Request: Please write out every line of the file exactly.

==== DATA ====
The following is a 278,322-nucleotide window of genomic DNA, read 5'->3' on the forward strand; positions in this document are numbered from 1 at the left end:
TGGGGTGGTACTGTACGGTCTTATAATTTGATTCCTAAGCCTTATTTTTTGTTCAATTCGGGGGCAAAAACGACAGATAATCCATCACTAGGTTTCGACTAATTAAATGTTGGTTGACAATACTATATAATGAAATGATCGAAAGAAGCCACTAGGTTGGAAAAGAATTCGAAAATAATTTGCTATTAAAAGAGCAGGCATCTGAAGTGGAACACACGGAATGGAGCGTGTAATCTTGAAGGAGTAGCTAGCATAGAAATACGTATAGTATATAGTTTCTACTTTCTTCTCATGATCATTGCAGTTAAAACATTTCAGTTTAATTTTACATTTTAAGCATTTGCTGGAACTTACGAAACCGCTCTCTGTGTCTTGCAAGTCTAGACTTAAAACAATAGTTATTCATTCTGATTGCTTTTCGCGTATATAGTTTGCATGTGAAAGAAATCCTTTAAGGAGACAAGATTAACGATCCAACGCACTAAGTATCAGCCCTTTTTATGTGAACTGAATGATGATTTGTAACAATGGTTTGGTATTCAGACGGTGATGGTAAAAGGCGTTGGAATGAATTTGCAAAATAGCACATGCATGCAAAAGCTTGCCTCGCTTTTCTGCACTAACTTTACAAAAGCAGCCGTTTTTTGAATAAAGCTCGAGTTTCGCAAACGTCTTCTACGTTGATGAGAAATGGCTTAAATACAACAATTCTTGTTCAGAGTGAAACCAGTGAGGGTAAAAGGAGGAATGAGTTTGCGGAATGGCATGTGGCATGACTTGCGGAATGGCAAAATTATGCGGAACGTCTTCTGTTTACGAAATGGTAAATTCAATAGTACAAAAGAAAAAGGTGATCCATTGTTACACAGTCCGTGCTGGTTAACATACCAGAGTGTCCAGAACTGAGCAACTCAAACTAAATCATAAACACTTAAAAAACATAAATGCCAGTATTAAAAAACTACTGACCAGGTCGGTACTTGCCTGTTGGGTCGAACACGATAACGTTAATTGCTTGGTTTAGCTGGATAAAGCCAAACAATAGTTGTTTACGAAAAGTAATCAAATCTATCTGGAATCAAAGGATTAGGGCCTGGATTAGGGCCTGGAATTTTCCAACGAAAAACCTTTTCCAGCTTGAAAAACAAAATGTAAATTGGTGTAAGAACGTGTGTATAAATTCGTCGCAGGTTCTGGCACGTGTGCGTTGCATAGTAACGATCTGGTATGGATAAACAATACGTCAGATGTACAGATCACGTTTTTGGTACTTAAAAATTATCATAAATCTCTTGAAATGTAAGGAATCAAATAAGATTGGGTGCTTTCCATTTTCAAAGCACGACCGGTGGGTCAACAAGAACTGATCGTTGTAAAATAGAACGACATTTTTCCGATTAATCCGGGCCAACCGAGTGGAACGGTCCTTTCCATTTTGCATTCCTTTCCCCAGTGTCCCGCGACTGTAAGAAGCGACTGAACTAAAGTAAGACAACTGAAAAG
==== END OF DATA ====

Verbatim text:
The following is a 278,322-nucleotide window of genomic DNA, read 5'->3' on the forward strand; positions in this document are numbered from 1 at the left end:
TGGGGTGGTACTGTACGGTCTTATAATTTGATTCCTAAGCCTTATTTTTTGTTCAATTCGGGGGCAAAAACGACAGATAATCCATCACTAGGTTTCGACTAATTAAATGTTGGTTGACAATACTATATAATGAAATGATCGAAAGAAGCCACTAGGTTGGAAAAGAATTCGAAAATAATTTGCTATTAAAAGAGCAGGCATCTGAAGTGGAACACACGGAATGGAGCGTGTAATCTTGAAGGAGTAGCTAGCATAGAAATACGTATAGTATATAGTTTCTACTTTCTTCTCATGATCATTGCAGTTAAAACATTTCAGTTTAATTTTACATTTTAAGCATTTGCTGGAACTTACGAAACCGCTCTCTGTGTCTTGCAAGTCTAGACTTAAAACAATAGTTATTCATTCTGATTGCTTTTCGCGTATATAGTTTGCATGTGAAAGAAATCCTTTAAGGAGACAAGATTAACGATCCAACGCACTAAGTATCAGCCCTTTTTATGTGAACTGAATGATGATTTGTAACAATGGTTTGGTATTCAGACGGTGATGGTAAAAGGCGTTGGAATGAATTTGCAAAATAGCACATGCATGCAAAAGCTTGCCTCGCTTTTCTGCACTAACTTTACAAAAGCAGCCGTTTTTTGAATAAAGCTCGAGTTTCGCAAACGTCTTCTACGTTGATGAGAAATGGCTTAAATACAACAATTCTTGTTCAGAGTGAAACCAGTGAGGGTAAAAGGAGGAATGAGTTTGCGGAATGGCATGTGGCATGACTTGCGGAATGGCAAAATTATGCGGAACGTCTTCTGTTTACGAAATGGTAAATTCAATAGTACAAAAGAAAAAGGTGATCCATTGTTACACAGTCCGTGCTGGTTAACATACCAGAGTGTCCAGAACTGAGCAACTCAAACTAAATCATAAACACTTAAAAAACATAAATGCCAGTATTAAAAAACTACTGACCAGGTCGGTACTTGCCTGTTGGGTCGAACACGATAACGTTAATTGCTTGGTTTAGCTGGATAAAGCCAAACAATAGTTGTTTACGAAAAGTAATCAAATCTATCTGGAATCAAAGGATTAGGGCCTGGATTAGGGCCTGGAATTTTCCAACGAAAAACCTTTTCCAGCTTGAAAAACAAAATGTAAATTGGTGTAAGAACGTGTGTATAAATTCGTCGCAGGTTCTGGCACGTGTGCGTTGCATAGTAACGATCTGGTATGGATAAACAATACGTCAGATGTACAGATCACGTTTTTGGTACTTAAAAATTATCATAAATCTCTTGAAATGTAAGGAATCAAATAAGATTGGGTGCTTTCCATTTTCAAAGCACGACCGGTGGGTCAACAAGAACTGATCGTTGTAAAATAGAACGACATTTTTCCGATTAATCCGGGCCAACCGAGTGGAACGGTCCTTTCCATTTTGCATTCCTTTCCCCAGTGTCCCGCGACTGTAAGAAGCGACTGAACTAAAGTAAGACAACTGAAAAG